Community Council Nominations

Dear Community,

One of our Five Initiatives in response to the current situation, particularly around questions regarding hierarchy, monarchy, and the Court, is to establish a Community Council. This 5-7 member body will be established through self-nomination and voting by BSC members. The view is to increase the level of community input into BSC’s governance. Following nomination and voting, the Community Council will be installed on Shambhala Day 2020. In its first year, the Community Council will advise the Governing Council through regular attendance at Council meetings and develop approaches for more a formal role in governance to be effected in February 2021.

Please consider nominating yourself or encouraging someone you value to do so! It’s a great way to help Shambhala make the most of this pivotal time in our history.
Scope

The BSC Community Council is responsible for

1. Understanding the BSC community (members, former members, potential members) and its major concerns, questions, and ideas;

2. Advising the Executive Director and Governing Council on matters pertaining to community concerns;

3. Attending bi-monthly Governing Council meetings (rotating Community Council delegates as appropriate);

4. Investigating and proposing various governance approaches, in consultation with the Shambhala Process Team and elsewhere, one of which BSC will adopt by February 2021. These approaches will address how an Executive, a Board (Governing Council), and community representation (Community Council) share power in decision-making processes. The investigation will include not only best practices in the corporate world and the non-profit world, but also the Shambhala teachings on enlightened society and mandala principle. This effort will include leading a process for community review and feedback on the final list of potential approaches. The winning approach will be selected by consensus of the ED, Governing Council and Community Council. If consensus isn’t realized, a vote by these three bodies will establish the winning selection.

5. Participating in annual feedback regarding the Executive Director’s performance (forwarded to the Shambhala Director of Operations);

6. Serving 1- 3 years with replacements voted in annually to maintain 5-7 delegates in service. Delegates may serve additional terms after a one year gap in service.

7. Attending free of charge any BSC program, not including external rentals, materials fees, or heart gifts.

Nomination Process

Any member of BSC may apply. This means being listed in the Shambhala database as a member and being current on monthly contributions at whatever level was established or having made new arrangements going forward. The deadline is November 30th.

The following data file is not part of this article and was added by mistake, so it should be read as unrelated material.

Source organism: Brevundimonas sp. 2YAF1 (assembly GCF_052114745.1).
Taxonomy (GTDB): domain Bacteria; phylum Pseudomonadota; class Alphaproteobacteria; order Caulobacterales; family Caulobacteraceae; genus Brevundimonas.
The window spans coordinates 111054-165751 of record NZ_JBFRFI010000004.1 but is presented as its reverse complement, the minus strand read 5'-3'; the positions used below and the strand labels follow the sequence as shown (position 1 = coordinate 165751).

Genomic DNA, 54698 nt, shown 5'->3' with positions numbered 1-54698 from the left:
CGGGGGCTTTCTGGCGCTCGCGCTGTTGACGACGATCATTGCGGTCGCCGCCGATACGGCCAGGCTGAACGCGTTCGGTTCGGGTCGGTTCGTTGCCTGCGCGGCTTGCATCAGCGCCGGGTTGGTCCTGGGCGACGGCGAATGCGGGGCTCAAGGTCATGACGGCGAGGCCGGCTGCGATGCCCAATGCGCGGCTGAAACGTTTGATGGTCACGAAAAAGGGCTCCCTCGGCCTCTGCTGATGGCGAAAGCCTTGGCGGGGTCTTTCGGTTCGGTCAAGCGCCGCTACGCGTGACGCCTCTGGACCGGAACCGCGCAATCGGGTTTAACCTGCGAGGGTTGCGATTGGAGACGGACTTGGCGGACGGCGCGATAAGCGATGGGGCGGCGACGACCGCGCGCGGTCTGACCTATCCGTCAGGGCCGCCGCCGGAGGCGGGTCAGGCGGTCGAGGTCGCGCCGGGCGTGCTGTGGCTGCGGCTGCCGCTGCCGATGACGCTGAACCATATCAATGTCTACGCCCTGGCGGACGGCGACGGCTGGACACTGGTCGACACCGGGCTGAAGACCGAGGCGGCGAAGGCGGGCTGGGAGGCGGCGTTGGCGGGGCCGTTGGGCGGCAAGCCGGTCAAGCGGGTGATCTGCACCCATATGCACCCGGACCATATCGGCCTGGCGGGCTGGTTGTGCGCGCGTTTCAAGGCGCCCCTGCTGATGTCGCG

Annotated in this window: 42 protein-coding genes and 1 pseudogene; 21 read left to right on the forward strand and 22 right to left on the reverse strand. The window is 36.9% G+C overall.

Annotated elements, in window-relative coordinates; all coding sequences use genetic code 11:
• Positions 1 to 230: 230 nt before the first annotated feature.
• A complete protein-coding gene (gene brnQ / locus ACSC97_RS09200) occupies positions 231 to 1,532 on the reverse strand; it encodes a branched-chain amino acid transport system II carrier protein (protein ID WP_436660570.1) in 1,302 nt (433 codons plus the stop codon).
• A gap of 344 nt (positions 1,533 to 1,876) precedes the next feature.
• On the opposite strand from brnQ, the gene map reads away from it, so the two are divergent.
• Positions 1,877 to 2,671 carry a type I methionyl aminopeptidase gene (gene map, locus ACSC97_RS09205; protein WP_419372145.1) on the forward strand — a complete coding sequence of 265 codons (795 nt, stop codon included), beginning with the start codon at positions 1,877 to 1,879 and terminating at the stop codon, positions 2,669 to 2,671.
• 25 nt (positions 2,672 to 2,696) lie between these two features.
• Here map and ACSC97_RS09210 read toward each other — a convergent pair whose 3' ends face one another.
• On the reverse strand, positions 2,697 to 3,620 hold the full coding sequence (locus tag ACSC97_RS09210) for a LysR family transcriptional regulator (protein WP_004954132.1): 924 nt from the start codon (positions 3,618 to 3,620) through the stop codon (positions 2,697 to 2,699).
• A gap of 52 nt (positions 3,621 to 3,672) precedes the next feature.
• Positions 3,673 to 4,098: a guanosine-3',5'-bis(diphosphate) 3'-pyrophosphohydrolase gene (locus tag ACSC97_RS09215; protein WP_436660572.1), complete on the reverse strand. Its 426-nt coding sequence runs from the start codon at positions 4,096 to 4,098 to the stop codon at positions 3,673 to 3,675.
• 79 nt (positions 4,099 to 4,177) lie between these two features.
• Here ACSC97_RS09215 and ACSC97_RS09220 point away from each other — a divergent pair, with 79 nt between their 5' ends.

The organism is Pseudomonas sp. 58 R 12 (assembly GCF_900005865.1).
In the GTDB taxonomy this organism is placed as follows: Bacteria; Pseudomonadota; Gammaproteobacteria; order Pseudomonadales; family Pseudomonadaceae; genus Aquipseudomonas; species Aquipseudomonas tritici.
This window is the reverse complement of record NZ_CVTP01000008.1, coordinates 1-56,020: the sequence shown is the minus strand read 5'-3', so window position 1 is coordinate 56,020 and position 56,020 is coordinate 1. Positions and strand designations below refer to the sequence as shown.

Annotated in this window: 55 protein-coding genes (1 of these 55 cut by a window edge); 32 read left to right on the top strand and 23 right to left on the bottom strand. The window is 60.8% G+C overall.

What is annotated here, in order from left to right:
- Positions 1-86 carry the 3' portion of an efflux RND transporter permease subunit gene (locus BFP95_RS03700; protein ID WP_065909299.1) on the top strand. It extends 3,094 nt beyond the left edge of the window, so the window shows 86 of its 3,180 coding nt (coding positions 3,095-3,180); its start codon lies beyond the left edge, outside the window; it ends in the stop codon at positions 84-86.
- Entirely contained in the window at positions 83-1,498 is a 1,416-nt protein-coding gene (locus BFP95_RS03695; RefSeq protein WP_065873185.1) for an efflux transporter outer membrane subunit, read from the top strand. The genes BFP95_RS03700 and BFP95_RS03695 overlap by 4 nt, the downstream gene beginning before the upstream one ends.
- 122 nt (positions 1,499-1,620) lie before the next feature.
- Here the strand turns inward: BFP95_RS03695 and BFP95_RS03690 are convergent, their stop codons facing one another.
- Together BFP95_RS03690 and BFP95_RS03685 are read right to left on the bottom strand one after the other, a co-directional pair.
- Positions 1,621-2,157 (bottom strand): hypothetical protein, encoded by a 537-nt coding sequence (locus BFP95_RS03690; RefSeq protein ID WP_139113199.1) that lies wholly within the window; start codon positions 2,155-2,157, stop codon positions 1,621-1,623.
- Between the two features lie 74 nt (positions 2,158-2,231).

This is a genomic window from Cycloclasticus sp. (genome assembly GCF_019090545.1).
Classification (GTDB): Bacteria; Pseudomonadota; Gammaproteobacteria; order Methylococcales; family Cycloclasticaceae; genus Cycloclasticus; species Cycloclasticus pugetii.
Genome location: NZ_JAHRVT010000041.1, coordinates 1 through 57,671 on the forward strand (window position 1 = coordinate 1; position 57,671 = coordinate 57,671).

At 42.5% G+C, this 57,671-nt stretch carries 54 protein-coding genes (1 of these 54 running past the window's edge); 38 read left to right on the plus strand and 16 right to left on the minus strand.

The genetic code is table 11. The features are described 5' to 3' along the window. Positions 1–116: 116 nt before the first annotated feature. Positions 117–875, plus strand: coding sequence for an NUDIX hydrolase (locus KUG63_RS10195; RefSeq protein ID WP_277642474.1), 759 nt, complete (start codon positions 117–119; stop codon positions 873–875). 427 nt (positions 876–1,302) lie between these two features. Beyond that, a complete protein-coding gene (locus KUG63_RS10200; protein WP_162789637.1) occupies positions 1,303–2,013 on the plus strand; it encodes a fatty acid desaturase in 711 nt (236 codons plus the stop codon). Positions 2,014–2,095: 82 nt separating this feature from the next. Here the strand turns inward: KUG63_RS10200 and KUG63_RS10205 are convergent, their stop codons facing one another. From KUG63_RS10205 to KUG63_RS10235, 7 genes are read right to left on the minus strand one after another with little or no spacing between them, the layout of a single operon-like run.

To self-nominate: Send to Travis at [email protected] 1) a short bio of your personal history as is relevant; 2) a statement about why you seek to be a Community Council delegate; and 3) a photo if you wish.

The nomination materials for each candidate will be displayed here on our website for the community to review. If you need help or have any questions, please contact Tracy at 303-444-0190 x125 or at at [email protected]

Voting

All BSC members will be able to vote in an online survey. The top 7 candidates will be selected (with a minimum vote of 5% of total respondents required for each candidate). If fewer than 7 candidates self-nominate or are voted in, 5 candidates will be selected.

The results will be announced in December.


The Nominees:

Lainie Logan

I discovered Trungpa Rinpoche and meditation in 1980–39 yrs ago! I am Meditation Instructor–mainly at Shambhala Training–since 1986. Authorized director since 2000–directing since 2016.

My American daughter lives in NYC. She recently got engaged and… “She’s an artist. She don’t look back!”

My dog Whitney is saving my life. No day is complete without walking, or even better, hiking

In my day job, I’m a project manager/writer at Seagate Technology.

In our community, I see myself as part of the welcoming force at Boulder Shambhala Center, teaching Shambhala, giving introductory talks. I love to interact with new meditators. Each person brings their wisdom and their dreams and their various backgrounds. When I talk to newcomers at the center, I hear a lot of the same things, “I like it here because it’s welcoming and it’s a place I can come and talk about my life. People are open.”

When I attend programs, I ask the questions no one wants to ask, and people come up later and say, “Thanks for your question. I feel you were speaking for me.” Doesn’t matter if it’s Lady Diana Mukpo, or Ponlop Rinpoche, or Acharya Dale Asreal, or Shastri Andrew Sacamano. I want to bring it back to human experience, “Here’s my experience. How does this teaching work in my life? How does it work in your life?”

I’m a Vajrayana practitioner. I completed Vajrayogini and Chakrasamvara practices and I attend feast practices. Nothing pops my projections like chanting, meditating, reciting mantra, and visualizing for six hours.